Memorial Day was the first time we had long lined in several months, so I spent a lot of time in the walk. When I felt organized and he understood the plan, I asked him to trot. At first he popped up in front, pushing off his front end to move into trot, but once he got moving he stretched into the lines and gave me some beautiful collected trot. What I really like about long lining, is that you can offer your horse information about balance and straightness, but unlike side reins, you can also offer him more rein to stretch. Long lines are like "living side reins" that give and respond just like a rider in the saddle, but without the number of variables that accompany carrying a person. Having me walking or jogging slowly on the ground, encourages Harley to slow down and engage. I can touch his hindquarters with the whip to inspire him to step more under and the outside line draping behind his body helps him think about using the posterior region of his body as he moves. My teacher was the one to point this out. The outside line actually creates body awareness, something that is difficult to duplicate with a single lunge line or even in the saddle.
My original goal for long lining was to help Harley balance in the canter. Also, if I ever decide to pursue an Advanced Instructor certification from NARHA, I must be able to demonstrate long lining. Up until this point, I had never ventured to canter him on the lines, but today felt really good. I decided to go for it. We only had to canter for a couple steps and I would consider that a success. From the trot on a nice circle, I gave him the verbal cue and hopped myself into canter. I loved the look on his face. He was concentrating and seemed to understand that this was something very important. It took him a couple attempts. He jumped into the canter, but felt the outside rein and immediately returned to trot. This was a good thing. He was thinking. I asked again, and finally he stretched into both reins and cantered on the left lead. The engagement of his hindquarters and the lift in his back was gorgeous. I encouraged him on with my voice and my energy. I marveled in how easily he turned around me. He was turning himself; the lines were just there to give him boundaries for his balance. This was what I had always wanted for him.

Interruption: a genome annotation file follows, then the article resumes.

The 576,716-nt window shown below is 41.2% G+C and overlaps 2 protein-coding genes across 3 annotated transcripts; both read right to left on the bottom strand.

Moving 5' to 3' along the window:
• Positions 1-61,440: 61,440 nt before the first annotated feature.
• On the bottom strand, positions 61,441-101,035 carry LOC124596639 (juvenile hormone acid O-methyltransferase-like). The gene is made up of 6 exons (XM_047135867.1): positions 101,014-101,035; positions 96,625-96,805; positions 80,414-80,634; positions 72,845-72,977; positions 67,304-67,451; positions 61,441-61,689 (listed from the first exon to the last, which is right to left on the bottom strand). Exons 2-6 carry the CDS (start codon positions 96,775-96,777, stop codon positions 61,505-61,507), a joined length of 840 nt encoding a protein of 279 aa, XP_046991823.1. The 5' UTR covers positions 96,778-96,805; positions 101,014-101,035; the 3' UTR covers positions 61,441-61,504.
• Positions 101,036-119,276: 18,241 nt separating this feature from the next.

We repeated the transitions a couple times and then changed direction through the walk. After a break, he was equally stellar on the right lead. Being his more balanced lead, he found the collected work easier, so I encouraged him to stretch his frame in canter. Despite the heat, Harley looked good. Without a saddle or passenger, he was just a little sweaty under his tack and around his hind legs, an indicator that he was working the correct muscle groups (Yes!). I, on the other hand, had sweat running down my face, but I was having way too much fun to notice until my horse halted for the final time with a huge "Good Boy"!